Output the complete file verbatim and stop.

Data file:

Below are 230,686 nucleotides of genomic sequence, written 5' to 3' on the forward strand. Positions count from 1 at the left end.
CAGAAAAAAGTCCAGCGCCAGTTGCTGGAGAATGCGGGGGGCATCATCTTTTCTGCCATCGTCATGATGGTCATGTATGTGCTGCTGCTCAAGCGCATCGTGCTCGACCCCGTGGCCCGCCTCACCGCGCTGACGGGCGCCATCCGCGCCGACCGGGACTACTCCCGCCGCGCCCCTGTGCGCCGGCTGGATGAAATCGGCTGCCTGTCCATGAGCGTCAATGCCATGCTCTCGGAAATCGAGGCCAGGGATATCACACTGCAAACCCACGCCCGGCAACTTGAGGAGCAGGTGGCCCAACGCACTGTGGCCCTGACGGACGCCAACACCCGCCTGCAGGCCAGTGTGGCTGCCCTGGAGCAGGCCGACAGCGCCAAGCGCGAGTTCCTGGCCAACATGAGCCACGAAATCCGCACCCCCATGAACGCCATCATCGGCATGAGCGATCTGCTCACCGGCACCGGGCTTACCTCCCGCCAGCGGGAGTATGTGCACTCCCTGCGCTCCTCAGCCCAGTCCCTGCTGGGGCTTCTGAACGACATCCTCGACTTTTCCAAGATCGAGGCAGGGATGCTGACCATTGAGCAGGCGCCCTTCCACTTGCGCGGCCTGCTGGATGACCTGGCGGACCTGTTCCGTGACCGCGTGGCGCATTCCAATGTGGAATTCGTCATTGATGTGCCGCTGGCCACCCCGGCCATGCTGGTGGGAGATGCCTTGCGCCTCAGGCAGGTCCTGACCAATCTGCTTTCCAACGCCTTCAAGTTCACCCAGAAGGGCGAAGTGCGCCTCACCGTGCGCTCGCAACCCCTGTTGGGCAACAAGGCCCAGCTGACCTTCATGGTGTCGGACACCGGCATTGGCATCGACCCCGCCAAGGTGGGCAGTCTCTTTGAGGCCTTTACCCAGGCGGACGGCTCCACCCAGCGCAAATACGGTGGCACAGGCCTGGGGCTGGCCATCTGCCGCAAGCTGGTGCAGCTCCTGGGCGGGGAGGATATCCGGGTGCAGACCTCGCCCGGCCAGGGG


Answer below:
Below are 230,686 nucleotides of genomic sequence, written 5' to 3' on the forward strand. Positions count from 1 at the left end.
CAGAAAAAAGTCCAGCGCCAGTTGCTGGAGAATGCGGGGGGCATCATCTTTTCTGCCATCGTCATGATGGTCATGTATGTGCTGCTGCTCAAGCGCATCGTGCTCGACCCCGTGGCCCGCCTCACCGCGCTGACGGGCGCCATCCGCGCCGACCGGGACTACTCCCGCCGCGCCCCTGTGCGCCGGCTGGATGAAATCGGCTGCCTGTCCATGAGCGTCAATGCCATGCTCTCGGAAATCGAGGCCAGGGATATCACACTGCAAACCCACGCCCGGCAACTTGAGGAGCAGGTGGCCCAACGCACTGTGGCCCTGACGGACGCCAACACCCGCCTGCAGGCCAGTGTGGCTGCCCTGGAGCAGGCCGACAGCGCCAAGCGCGAGTTCCTGGCCAACATGAGCCACGAAATCCGCACCCCCATGAACGCCATCATCGGCATGAGCGATCTGCTCACCGGCACCGGGCTTACCTCCCGCCAGCGGGAGTATGTGCACTCCCTGCGCTCCTCAGCCCAGTCCCTGCTGGGGCTTCTGAACGACATCCTCGACTTTTCCAAGATCGAGGCAGGGATGCTGACCATTGAGCAGGCGCCCTTCCACTTGCGCGGCCTGCTGGATGACCTGGCGGACCTGTTCCGTGACCGCGTGGCGCATTCCAATGTGGAATTCGTCATTGATGTGCCGCTGGCCACCCCGGCCATGCTGGTGGGAGATGCCTTGCGCCTCAGGCAGGTCCTGACCAATCTGCTTTCCAACGCCTTCAAGTTCACCCAGAAGGGCGAAGTGCGCCTCACCGTGCGCTCGCAACCCCTGTTGGGCAACAAGGCCCAGCTGACCTTCATGGTGTCGGACACCGGCATTGGCATCGACCCCGCCAAGGTGGGCAGTCTCTTTGAGGCCTTTACCCAGGCGGACGGCTCCACCCAGCGCAAATACGGTGGCACAGGCCTGGGGCTGGCCATCTGCCGCAAGCTGGTGCAGCTCCTGGGCGGGGAGGATATCCGGGTGCAGACCTCGCCCGGCCAGGGG